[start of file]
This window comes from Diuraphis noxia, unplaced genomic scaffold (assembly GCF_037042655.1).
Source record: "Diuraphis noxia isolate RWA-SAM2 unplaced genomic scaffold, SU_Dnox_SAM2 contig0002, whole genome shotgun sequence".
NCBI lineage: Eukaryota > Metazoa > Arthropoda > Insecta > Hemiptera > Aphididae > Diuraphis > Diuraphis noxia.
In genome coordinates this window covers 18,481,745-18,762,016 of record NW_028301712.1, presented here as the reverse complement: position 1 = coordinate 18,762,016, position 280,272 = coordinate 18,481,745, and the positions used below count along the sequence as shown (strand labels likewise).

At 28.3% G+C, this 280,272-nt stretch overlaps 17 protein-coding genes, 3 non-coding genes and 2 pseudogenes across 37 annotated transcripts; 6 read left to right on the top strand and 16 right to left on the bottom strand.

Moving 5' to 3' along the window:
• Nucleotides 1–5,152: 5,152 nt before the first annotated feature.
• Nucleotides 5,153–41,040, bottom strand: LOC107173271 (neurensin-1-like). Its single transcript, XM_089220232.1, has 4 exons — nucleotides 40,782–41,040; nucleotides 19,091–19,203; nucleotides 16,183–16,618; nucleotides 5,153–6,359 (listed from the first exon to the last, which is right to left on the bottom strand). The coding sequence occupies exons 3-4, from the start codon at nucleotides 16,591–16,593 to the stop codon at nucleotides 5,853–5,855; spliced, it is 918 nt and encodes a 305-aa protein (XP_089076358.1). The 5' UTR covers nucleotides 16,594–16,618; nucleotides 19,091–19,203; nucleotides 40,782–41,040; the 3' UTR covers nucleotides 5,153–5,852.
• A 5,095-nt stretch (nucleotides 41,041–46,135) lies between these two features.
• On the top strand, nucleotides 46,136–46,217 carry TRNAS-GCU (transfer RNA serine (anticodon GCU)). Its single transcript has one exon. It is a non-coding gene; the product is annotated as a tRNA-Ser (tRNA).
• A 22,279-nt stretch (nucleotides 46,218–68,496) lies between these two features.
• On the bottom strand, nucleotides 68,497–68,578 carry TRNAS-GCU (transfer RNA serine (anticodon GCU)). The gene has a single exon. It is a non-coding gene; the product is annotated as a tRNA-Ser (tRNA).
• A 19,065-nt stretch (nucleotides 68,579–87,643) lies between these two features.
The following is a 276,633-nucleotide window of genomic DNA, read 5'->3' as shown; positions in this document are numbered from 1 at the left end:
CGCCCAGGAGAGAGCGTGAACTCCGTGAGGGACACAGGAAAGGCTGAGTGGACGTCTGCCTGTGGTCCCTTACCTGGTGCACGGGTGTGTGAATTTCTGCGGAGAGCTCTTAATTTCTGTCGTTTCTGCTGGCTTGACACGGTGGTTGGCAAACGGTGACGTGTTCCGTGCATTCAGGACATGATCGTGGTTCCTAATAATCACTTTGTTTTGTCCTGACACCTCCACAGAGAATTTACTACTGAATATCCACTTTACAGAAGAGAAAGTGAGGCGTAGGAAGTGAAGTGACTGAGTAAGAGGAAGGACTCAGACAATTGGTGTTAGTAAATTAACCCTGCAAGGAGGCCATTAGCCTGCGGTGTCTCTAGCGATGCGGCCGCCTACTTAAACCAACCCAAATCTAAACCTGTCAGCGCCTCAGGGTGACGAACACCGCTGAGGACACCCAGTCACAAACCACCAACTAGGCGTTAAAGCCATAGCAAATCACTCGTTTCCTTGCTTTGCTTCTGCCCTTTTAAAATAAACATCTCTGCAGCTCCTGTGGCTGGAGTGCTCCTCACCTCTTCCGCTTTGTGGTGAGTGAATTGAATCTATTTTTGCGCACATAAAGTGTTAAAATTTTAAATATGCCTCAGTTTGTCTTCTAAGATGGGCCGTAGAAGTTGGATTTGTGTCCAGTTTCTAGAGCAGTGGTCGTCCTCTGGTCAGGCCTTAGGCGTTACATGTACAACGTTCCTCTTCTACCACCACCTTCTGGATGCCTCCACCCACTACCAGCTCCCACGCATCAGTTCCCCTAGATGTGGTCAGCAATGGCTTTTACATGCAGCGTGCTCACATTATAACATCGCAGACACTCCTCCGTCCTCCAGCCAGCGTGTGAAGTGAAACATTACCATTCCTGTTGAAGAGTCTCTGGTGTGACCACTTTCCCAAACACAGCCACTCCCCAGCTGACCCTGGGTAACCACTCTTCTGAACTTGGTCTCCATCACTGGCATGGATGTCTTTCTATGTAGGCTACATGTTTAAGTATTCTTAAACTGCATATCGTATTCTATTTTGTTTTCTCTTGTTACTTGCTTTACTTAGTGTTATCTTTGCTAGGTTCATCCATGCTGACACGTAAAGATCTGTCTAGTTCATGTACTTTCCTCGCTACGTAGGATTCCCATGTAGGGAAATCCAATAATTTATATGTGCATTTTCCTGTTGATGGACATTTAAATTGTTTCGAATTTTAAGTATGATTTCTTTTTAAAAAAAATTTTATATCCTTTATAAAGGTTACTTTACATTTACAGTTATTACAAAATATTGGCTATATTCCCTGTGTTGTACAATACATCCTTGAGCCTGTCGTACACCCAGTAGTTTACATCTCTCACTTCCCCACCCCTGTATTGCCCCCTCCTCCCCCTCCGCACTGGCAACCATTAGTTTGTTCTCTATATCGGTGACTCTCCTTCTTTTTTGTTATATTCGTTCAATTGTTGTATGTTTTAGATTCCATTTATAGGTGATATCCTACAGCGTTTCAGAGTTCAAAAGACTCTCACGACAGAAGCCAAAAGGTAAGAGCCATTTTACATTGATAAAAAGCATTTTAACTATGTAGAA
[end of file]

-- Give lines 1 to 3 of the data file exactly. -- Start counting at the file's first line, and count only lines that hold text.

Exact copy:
This window comes from Diuraphis noxia, unplaced genomic scaffold (assembly GCF_037042655.1).
Source record: "Diuraphis noxia isolate RWA-SAM2 unplaced genomic scaffold, SU_Dnox_SAM2 contig0002, whole genome shotgun sequence".
NCBI lineage: Eukaryota > Metazoa > Arthropoda > Insecta > Hemiptera > Aphididae > Diuraphis > Diuraphis noxia.